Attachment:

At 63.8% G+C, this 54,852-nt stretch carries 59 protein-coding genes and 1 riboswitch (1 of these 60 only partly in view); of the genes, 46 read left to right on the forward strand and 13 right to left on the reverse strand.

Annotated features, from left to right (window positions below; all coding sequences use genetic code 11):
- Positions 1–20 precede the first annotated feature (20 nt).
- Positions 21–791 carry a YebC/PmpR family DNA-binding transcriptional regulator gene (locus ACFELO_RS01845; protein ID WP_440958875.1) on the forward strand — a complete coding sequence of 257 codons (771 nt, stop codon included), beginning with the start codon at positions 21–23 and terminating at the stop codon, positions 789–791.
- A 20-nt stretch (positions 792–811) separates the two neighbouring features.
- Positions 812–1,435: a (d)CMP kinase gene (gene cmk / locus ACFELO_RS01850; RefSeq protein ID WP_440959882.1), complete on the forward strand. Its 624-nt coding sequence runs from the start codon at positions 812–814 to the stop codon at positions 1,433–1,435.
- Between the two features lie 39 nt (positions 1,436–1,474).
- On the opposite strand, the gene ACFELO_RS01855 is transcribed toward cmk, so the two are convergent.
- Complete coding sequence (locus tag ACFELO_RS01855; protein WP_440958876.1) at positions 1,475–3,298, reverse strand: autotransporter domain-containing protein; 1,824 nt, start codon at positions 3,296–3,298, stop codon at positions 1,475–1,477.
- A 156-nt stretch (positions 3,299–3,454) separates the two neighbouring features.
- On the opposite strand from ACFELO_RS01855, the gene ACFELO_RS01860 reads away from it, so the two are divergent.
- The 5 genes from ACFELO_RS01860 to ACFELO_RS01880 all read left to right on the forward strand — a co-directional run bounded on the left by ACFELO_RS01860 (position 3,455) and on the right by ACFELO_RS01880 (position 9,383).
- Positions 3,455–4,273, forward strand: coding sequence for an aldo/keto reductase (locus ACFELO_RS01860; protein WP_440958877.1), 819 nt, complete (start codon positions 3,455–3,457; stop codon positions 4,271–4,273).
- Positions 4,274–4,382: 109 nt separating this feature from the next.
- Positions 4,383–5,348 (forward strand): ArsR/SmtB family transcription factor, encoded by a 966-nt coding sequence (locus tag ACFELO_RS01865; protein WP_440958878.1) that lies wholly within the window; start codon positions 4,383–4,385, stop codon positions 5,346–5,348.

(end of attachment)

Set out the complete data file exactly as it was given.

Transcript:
At 63.8% G+C, this 54,852-nt stretch carries 59 protein-coding genes and 1 riboswitch (1 of these 60 only partly in view); of the genes, 46 read left to right on the forward strand and 13 right to left on the reverse strand.

Annotated features, from left to right (window positions below; all coding sequences use genetic code 11):
- Positions 1–20 precede the first annotated feature (20 nt).
- Positions 21–791 carry a YebC/PmpR family DNA-binding transcriptional regulator gene (locus ACFELO_RS01845; protein ID WP_440958875.1) on the forward strand — a complete coding sequence of 257 codons (771 nt, stop codon included), beginning with the start codon at positions 21–23 and terminating at the stop codon, positions 789–791.
- A 20-nt stretch (positions 792–811) separates the two neighbouring features.
- Positions 812–1,435: a (d)CMP kinase gene (gene cmk / locus ACFELO_RS01850; RefSeq protein ID WP_440959882.1), complete on the forward strand. Its 624-nt coding sequence runs from the start codon at positions 812–814 to the stop codon at positions 1,433–1,435.
- Between the two features lie 39 nt (positions 1,436–1,474).
- On the opposite strand, the gene ACFELO_RS01855 is transcribed toward cmk, so the two are convergent.
- Complete coding sequence (locus tag ACFELO_RS01855; protein WP_440958876.1) at positions 1,475–3,298, reverse strand: autotransporter domain-containing protein; 1,824 nt, start codon at positions 3,296–3,298, stop codon at positions 1,475–1,477.
- A 156-nt stretch (positions 3,299–3,454) separates the two neighbouring features.
- On the opposite strand from ACFELO_RS01855, the gene ACFELO_RS01860 reads away from it, so the two are divergent.
- The 5 genes from ACFELO_RS01860 to ACFELO_RS01880 all read left to right on the forward strand — a co-directional run bounded on the left by ACFELO_RS01860 (position 3,455) and on the right by ACFELO_RS01880 (position 9,383).
- Positions 3,455–4,273, forward strand: coding sequence for an aldo/keto reductase (locus ACFELO_RS01860; protein WP_440958877.1), 819 nt, complete (start codon positions 3,455–3,457; stop codon positions 4,271–4,273).
- Positions 4,274–4,382: 109 nt separating this feature from the next.
- Positions 4,383–5,348 (forward strand): ArsR/SmtB family transcription factor, encoded by a 966-nt coding sequence (locus tag ACFELO_RS01865; protein WP_440958878.1) that lies wholly within the window; start codon positions 4,383–4,385, stop codon positions 5,346–5,348.